Tuesday, November 17, 2009

Two face

Two different versions of the woman the jury has already convicted of murder.

Which version will they believe and what will her punishment be?

I will update you when the punishment verdict is reached.

Conflicting portraits of Vickers arise during punishment testimony


The fate of Janice Vickers, convicted Friday of murder, still hung in the balance after the first day of her sentencing hearing Monday.

Prosecutors and defense attorneys made closing arguments in the punishment phase of Vickers’ trial. The jury retired at 5 p.m. to continue deliberations today.

Vickers, 48, faces up to 99 years and up to $10,000 in fines after she was found guilty on Friday of intentionally running over and killing 82-year-old Shirley Lindenbaum on Nov. 3, 2006 in Canyon Lake.

On Monday, prosecutors wove a history of Vickers’ threatening and menacing behavior, while a parade of defense witnesses told how the mother of two is great with children, a devout churchgoer and a compassionate member of the community.

Vickers: According to the prosecution

In 2002, two cheerleaders claimed that Vickers threatened them after an argument Vickers’ daughter had over cleanup after a Smithson Valley High School pep rally.

Jillian Schaner, 23, was a 16-year-old Smithson Valley sophomore at the time she alleges Vickers drove her Chevy Tahoe — the same vehicles used in the Lindenbaum murder — toward Schaner and slammed on her brakes just feet from her.

“Did I almost run you over?” Schaner reported Vickers saying after showering Schaner with abuse. “Well, I should have.”

On the same day, Kameron Holley, also 23 and a former cheerleader at Smithson Valley, alleged that Vickers pushed a car door against her, threatened her and made lewd remarks after Holley had words with Vickers’ daughter.

“I keep my word. You better watch your back,” Holley claims Vickers said.

Vickers later approached the Holley family and apologized. Vickers was banned from school activities for the incident.

Prosecutors then called Lynn Jarvis to the stand.

In 2004, Vickers blew the whistle on a four-month affair between her husband, Jeff, and Lynn Jarvis of Canyon Lake.

Vickers’ was upset “as expected” when she confronted the woman, Jarvis said.

And Jarvis, who expressed shame over the affair, said she wasn’t surprised when Vickers regularly drove by her home to make sure her husband wasn’t there — a normal reaction from a jilted wife, Jarvis said. “I understand.”

But then, the stalking didn’t stop, and Jarvis got worried when Vickers repeatedly tailgated her on roads in Canyon Lake over the course of a year, often waving and cursing.

“I couldn’t convince her otherwise that this relationship was done,” Jarvis said.

Prosecutors also presented receipts showing that Vickers spent almost $400 for Internet name searches from 2004 to 2007. According to records, Vickers paid for detailed records of her husband, as well as Jarvis and Jarvis’ sister, among others.

It was information she would use in October 2006 to make a bizarre phone call to Lydia Bustilloz, a complete stranger living in East Houston, according to prosecutors.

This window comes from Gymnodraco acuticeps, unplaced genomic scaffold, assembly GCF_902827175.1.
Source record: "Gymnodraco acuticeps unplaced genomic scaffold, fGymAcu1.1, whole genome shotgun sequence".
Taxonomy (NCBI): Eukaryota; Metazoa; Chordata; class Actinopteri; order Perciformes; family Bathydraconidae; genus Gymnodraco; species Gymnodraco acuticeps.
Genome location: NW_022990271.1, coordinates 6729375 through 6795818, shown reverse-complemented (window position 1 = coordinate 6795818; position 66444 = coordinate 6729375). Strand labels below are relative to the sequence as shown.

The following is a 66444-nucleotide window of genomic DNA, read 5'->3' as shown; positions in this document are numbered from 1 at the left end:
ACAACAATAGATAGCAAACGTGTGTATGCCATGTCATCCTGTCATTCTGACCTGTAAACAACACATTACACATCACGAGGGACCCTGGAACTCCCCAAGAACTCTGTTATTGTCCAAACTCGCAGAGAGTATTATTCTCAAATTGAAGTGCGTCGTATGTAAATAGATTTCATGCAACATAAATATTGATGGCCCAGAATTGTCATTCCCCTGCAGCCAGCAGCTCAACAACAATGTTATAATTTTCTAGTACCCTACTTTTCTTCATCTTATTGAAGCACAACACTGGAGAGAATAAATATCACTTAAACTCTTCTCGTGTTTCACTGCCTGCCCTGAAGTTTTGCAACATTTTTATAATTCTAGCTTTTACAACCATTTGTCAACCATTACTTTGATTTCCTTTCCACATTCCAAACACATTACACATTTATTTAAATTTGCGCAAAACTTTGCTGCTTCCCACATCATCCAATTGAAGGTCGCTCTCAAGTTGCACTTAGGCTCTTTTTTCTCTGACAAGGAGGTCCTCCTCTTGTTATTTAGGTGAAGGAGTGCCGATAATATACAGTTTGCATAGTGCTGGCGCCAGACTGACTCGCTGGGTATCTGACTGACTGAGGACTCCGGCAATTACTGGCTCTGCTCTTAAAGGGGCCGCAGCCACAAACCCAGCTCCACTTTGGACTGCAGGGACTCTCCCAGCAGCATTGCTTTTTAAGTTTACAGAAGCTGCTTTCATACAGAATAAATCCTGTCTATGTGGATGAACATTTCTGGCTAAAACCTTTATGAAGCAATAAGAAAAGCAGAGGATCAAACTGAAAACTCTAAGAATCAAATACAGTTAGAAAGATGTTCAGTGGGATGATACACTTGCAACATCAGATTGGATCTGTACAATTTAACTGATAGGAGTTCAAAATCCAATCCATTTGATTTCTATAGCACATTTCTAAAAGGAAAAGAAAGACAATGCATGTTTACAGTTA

Bustilloz’s name was on the title of a red Honda Jarvis once drove.

“She began telling me that my husband was having an affair with a woman in Canyon Lake,” Bustilloz said.

But Bustilloz, a wife of 39 years and grandmother, said that while she dismissed the strange call from Vickers, she reported the call to the Comal County Sheriff’s Office because of Vickers’ threatening manner.

A loving mother

Before testimony on Monday, Vickers’ attorney Mark Clark requested that Vickers, whose husband and children were in court to support her, be given her wedding ring, which was removed while she was in custody.

Clark called 10 witnesses — all friends and family — who told of Vickers’ contribution to the community and asked the jury for mercy. Some brought photos of Vickers at sporting events and said she was full of energy, had a passion for children (her own and others) and “never missed a game.”

“Janice was a very, very dedicated family woman,” said Roger Mora, a San Antonio fireman and family friend who called the mother of two the “ultimate mom.”

“Janice has always helped children,” said Rheagan Schneider, another family friend. Schneider pointed to Vickers’ experience as a school diagnostician working with at-risk and special needs kids.

“I believe in my heart of hearts that she is one of the best people I’ve ever known,” Schneider said.

And others, such as Malibu Hart of Canyon Lake, said Vickers is the kind of friend you turn to in a crisis. Vickers supported Hart after the death of her daughter and was one of the first to call Hart on Sept. 11, 2001, when she got the news of the attack on the Pentagon where her son was then working.

“I’m asking you,” Hart told the jury in a trembling voice, tears in her eyes. “I’m begging you. Please don’t take Janice away from us.”

“How does a person go from being a voter to a murderer?” attorney Clark asked in his closing arguments.

If claims of menacing and stalking were true, Clark said it was simply the case of a “mother cub taking care of her child.” And he pointed to Vickers’ restraint when she first confronted the woman who cheated with her husband.

Clark asked the jury for a merciful sentence with the possibility of parole and a chance for Vickers to return to her family and her community.

Prosecutors asked jurors to show Vickers the same mercy “that she showed Ms. Lindenbaum.”

They asked jurors to remember Lindenbaum in their sentencing.

“It’s about justice,” said prosecutor Wesley Mau said. “What does this community demand as justice for that?”

The jury will convene at 9 a.m. today to continue deliberation.